by on Sep 27, 2015 at 3:05:57 am

I've run across situations where you have several shooters with vastly different equipment and very different footage. While premiere does allow me to control a lot, I cannot tell them all I need them to buy new equipment.

While testing is fun, it's a huge time-suck. 50i and 25p have the same general frame rate, but different field dominance values. 50i actually has a rolling value, while 25p has a simultaneous one. Some say deinterlacing "drops half your resolution". Technically (by number) it does. But worse, interlacing drops half the photographic information. How do we get this back?

I've seen some AVISYNTH tutorials that show how you can get great results without losing your frame rate. Since 50i is 25 FrPS, just like 25p is also 50FiPS, just rolled differently, you can surmise that a progressive video rate of agreement between the two is 25 frames per second. Using this as your new frame rate, you have some options.

First, you can interpret the 50i as 25p. Unfortunately, this gets a little funky with some cameras and it pixelates badly. The alternative is to "De-interlace", which "drops half your resolution" (correction, it removes intermittent areas of the photograph and blurs things a bit). Both of these really stink. Some plug-ins actually allow you to pass video in, and run it through to get progressive footage. Only a few are any good, and I'd stick close to RedGiant, if you can fork over a few hundred $$$.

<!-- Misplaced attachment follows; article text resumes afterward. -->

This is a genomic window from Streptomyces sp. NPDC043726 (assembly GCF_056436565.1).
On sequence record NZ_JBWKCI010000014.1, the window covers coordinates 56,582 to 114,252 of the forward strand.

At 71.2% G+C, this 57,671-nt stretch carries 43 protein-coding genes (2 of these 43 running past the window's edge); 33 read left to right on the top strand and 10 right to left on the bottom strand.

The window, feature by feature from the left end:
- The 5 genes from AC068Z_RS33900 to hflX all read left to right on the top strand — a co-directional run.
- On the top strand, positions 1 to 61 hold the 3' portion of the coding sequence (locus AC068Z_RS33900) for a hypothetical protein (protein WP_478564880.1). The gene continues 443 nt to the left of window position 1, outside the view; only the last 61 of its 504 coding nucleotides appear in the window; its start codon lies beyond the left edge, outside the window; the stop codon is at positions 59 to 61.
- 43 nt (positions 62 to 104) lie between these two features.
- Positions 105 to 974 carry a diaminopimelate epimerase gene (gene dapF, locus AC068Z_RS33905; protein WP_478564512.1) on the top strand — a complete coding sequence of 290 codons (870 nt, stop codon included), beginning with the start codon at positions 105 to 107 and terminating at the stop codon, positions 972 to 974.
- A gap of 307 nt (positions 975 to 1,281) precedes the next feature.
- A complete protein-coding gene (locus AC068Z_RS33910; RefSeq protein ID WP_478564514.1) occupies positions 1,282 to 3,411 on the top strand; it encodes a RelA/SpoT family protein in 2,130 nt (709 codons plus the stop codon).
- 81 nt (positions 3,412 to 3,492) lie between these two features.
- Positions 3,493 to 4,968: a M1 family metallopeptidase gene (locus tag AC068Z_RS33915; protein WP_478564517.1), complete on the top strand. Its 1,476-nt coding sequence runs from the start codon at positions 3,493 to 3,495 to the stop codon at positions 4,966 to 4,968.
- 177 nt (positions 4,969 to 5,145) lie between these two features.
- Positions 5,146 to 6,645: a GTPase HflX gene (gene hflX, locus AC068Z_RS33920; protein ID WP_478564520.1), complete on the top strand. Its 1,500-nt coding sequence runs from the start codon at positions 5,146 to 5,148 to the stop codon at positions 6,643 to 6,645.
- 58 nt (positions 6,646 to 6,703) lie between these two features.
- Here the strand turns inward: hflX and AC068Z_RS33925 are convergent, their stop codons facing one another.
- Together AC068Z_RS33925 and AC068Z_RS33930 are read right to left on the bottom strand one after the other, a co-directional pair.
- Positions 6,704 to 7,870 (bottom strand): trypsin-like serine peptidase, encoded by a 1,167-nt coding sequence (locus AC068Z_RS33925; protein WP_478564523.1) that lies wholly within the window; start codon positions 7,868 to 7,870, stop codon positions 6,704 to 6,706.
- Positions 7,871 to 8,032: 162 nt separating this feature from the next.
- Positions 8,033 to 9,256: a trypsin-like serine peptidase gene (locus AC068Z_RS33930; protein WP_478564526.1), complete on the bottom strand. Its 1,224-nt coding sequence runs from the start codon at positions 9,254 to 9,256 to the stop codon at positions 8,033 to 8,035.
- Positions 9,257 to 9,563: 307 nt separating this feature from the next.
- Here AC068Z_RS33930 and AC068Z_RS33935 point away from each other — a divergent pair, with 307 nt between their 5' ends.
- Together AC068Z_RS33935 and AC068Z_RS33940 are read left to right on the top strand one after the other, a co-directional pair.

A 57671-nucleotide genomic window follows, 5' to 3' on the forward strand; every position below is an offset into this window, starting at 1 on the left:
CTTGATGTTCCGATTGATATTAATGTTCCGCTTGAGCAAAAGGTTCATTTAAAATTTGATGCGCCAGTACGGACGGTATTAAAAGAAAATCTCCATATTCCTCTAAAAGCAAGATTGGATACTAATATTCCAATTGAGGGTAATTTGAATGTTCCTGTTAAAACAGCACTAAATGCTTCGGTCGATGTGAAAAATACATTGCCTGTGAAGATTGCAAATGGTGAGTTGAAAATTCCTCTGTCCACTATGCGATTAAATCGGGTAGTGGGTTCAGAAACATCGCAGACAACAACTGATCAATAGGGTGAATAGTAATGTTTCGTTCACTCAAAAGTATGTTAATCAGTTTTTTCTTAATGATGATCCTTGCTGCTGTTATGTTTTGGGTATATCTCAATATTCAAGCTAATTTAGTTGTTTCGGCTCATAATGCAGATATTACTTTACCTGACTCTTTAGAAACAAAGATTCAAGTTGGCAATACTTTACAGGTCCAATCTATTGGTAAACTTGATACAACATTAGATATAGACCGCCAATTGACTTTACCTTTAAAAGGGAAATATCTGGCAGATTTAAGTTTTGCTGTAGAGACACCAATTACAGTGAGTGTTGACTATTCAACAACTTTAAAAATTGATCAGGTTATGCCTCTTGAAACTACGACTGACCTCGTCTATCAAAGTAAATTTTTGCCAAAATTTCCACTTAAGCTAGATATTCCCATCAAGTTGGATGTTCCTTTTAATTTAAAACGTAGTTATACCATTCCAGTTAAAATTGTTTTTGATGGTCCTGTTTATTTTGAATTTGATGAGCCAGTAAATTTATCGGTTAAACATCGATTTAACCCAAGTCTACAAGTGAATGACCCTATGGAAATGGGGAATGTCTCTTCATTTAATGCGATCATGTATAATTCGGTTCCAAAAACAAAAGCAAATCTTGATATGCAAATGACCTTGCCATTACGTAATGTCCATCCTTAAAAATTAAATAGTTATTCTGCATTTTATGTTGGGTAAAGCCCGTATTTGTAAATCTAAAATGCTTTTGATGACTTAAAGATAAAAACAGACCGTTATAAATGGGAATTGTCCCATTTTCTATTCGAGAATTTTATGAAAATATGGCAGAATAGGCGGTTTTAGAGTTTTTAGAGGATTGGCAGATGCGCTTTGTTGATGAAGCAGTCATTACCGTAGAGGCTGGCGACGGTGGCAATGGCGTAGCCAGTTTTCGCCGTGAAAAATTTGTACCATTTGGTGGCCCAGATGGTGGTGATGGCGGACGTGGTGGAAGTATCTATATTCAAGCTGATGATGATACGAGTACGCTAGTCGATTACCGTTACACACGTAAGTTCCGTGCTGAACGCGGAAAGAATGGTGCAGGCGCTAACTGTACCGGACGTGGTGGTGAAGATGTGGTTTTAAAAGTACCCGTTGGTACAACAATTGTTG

another option is to pass it through programs like AVISYNTH that RECURSIVELY blend the fields in a few different mashups, Compare to the original field\frames, and "Find" a *close* rendition of the frame in progressive fashion. Using them also allows you to remove excess frame-age to have the video match your desired frame rate. This is your most preferable option. It adds an extra step, but it works.